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Formula 1

The curious case of Norris

Is McLaren's Lando Norris one of F1's most underrated prospects? Find out why the Englishman isn't yet considered part of F1's elite group of young drivers.

The future of Formula 1 seems to be in good hands. The likes of Max Verstappen, Charles Leclerc, and George Russell all have enough potential to carry the torch once Lewis Hamilton decides to retire.

In fact, Russell is in contention to succeed Hamilton if the need arises, especially after his performance at the Sakhir Grand Prix last year. While the current Williams driver is by and large considered by many as a potential future world champion, while his compatriot Lando Norris is somewhat in his shadow.

The McLaren driver has had a stellar junior career and based on results alone should be spoken about in the same manner as one would Russell, Leclerc, and Verstappen, however, his name falls through the cracks when discussing potential world champions. So why is this the case?

Junior Career

Norris has had an exceptional junior career winning almost every category he has competed in. The driver from Bristol became the youngest ever karting world champion in 2014 and proceeded to rack up a series of titles more often than not in his first year in the category. Between 2015 and 2017 Norris racked up five titles, being a rookie in every single one of those championships.

The only real blot during Norris' ascent to Formula 1 was in 2018 when he lost out to George Russell in the FIA Formula 2 championship, a distant 68 points behind his countryman. Given that both drivers were rookies, it has helped Russell get a leg up on Norris in terms of perception as this was the only year the two competed with each other outside of Formula 1.

F1 debut

Norris had a steady rookie campaign in Formula 1. He finished 11th in the standings, missing out on the top 10 by three points though he would finish 47 points behind his teammate Carlos Sainz. The Spaniard also finished on the podium once in Brazil and on the whole proved to have the upper hand over his teammate.

This is the second blot on Norris' copybook as the aforementioned drivers all dominated their teammates in their rookie campaign. Verstappen in fact outscored Norris' then-teammate Sainz by more than double his points tally, while Leclerc beat Marcus Ericsson by over four-times the Swede's points haul. Russell meanwhile has never been out-qualified by a teammate when he has raced for Williams.

An argument could be made that none of the other drivers had to compete with a teammate that was as good as Sainz (Verstappen and Sainz were both rookies when they were teammates, while Sainz was in his fourth season during Norris' rookie campaign) but Norris failed to get the upper hand over his Spanish teammate even during their second year together.

Moment of brilliance

Norris' most memorable moment in the sport came at the 2020 Austrian Grand Prix, when the British driver drove at the absolute limit on the last lap of the Grand Prix, to claim the final podium position by a mere two-tenths of a second. Norris displayed both calmness and his latent speed, announcing himself as one to watch for the future at the end of that race.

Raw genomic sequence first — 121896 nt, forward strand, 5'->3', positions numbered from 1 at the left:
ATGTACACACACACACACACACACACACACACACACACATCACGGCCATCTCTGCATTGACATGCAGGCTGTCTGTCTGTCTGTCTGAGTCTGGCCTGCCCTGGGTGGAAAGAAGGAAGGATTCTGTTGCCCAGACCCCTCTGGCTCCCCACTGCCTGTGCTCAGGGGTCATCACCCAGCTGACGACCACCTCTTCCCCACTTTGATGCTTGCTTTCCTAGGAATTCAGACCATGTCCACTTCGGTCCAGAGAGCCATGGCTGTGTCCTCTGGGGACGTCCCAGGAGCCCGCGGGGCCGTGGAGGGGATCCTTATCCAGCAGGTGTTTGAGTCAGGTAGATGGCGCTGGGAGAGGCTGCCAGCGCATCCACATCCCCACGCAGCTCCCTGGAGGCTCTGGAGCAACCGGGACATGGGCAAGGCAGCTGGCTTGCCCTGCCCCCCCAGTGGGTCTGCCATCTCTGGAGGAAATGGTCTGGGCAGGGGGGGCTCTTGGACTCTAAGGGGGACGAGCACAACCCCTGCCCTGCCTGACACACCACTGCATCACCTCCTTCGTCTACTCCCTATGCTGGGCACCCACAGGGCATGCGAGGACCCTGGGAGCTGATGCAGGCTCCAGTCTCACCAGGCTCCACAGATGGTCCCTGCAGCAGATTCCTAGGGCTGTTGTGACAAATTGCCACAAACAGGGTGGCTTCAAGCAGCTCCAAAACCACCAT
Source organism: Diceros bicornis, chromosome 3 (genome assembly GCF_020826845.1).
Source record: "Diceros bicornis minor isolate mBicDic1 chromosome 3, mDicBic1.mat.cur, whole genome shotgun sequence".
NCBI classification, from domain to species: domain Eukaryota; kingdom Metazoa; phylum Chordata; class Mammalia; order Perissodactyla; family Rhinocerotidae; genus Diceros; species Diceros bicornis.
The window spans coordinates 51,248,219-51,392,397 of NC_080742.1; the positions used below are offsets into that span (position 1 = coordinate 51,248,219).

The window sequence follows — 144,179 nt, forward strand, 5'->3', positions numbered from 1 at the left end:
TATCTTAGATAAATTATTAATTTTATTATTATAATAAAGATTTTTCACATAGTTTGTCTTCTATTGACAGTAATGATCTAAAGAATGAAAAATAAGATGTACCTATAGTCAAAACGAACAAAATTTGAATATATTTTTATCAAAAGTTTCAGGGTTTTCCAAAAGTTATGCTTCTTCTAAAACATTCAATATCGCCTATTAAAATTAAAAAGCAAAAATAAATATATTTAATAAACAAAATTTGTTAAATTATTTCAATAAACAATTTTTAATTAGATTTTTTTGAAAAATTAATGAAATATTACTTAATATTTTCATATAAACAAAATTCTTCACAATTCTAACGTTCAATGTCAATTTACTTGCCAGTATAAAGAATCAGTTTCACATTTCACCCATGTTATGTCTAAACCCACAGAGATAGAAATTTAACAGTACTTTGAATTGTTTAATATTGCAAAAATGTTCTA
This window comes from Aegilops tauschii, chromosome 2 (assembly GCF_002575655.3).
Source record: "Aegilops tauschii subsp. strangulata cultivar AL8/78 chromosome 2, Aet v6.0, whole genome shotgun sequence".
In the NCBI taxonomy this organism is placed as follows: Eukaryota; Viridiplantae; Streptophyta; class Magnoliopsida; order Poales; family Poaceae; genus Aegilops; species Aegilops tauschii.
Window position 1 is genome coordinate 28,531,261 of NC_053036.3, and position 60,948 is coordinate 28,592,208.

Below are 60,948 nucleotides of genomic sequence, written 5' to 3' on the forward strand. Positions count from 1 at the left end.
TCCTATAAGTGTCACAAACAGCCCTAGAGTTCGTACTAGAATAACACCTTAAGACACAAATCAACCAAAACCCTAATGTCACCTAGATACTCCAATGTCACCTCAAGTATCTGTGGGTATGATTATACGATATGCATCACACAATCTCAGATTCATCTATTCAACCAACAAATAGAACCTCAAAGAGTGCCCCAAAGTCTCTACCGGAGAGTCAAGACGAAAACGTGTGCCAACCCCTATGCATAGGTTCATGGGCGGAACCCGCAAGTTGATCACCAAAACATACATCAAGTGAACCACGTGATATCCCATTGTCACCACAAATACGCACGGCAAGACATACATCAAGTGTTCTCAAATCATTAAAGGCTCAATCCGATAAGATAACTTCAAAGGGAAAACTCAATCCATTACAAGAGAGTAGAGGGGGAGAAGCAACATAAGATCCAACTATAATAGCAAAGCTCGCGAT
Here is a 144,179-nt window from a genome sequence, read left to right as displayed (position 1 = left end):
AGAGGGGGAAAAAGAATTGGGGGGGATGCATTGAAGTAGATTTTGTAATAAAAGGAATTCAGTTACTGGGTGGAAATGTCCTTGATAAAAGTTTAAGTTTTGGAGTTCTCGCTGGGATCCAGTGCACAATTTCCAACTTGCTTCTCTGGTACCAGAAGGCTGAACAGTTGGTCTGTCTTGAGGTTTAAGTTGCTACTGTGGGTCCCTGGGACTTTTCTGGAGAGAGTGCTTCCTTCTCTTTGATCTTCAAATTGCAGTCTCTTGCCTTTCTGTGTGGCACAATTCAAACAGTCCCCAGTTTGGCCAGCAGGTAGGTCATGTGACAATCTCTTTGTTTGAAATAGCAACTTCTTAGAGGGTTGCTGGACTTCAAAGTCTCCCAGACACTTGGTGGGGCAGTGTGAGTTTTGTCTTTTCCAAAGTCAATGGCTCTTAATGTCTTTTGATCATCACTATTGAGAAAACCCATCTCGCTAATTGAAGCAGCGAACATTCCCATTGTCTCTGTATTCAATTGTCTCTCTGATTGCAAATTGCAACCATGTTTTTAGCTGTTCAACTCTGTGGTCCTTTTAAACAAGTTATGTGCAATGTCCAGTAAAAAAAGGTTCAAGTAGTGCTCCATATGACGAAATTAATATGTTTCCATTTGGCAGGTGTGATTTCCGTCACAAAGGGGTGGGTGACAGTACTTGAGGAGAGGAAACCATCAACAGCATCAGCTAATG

In contrast Verstappen, Leclerc, and Russell have all led Grand Prix and if luck favored Russell all three would have had race wins by now. Yes, each of those drivers had a car that could deliver on the given day, but the manner in which they stamped their authority is what marks them out as future world champions.

Verstappen made full use of his Red Bull debut, taking advantage of Mercedes' misfortune and beating out the Ferrari cars as well as his teammate during the 2016 Spanish Grand Prix.

Leclerc fought off the advances of Hamilton and maintained his composure at Monza to win the Italian Grand Prix while he was driving for Ferrari no less.

Russell meanwhile left his more experienced teammate Valtteri Bottas in the dust at Sakhir last year, proving that he has what it takes to win a Grand Prix.

Norris bar Austria has yet to display that kind of authoritative performance.

Looking ahead

The arrival of Daniel Ricciardo at McLaren should be looked at as an opportunity for Norris. The Australian is regarded by many as one of the sport's brightest talents, and beating a driver of Ricciardo's caliber will surely boost Norris' stock.

Further, as he enters his third year in the sport, Norris is getting to the point where he has enough experience to start challenging those at the front of the pack more consistently. The McLaren MCL 35M also seems like a capable car based on its testing performance and it's sure to suit the British driver's driving style given that Ricciardo was still a Renault driver during the bulk of the car's development.

Beating Ricciardo will be no easy feat, the Australian is a seven-time Grand Prix winner and has already stated his ambition is to win a Formula 1 championship. That being said, if Norris can gain an upper hand over the Australian, then he must surely be regarded a future world champion.

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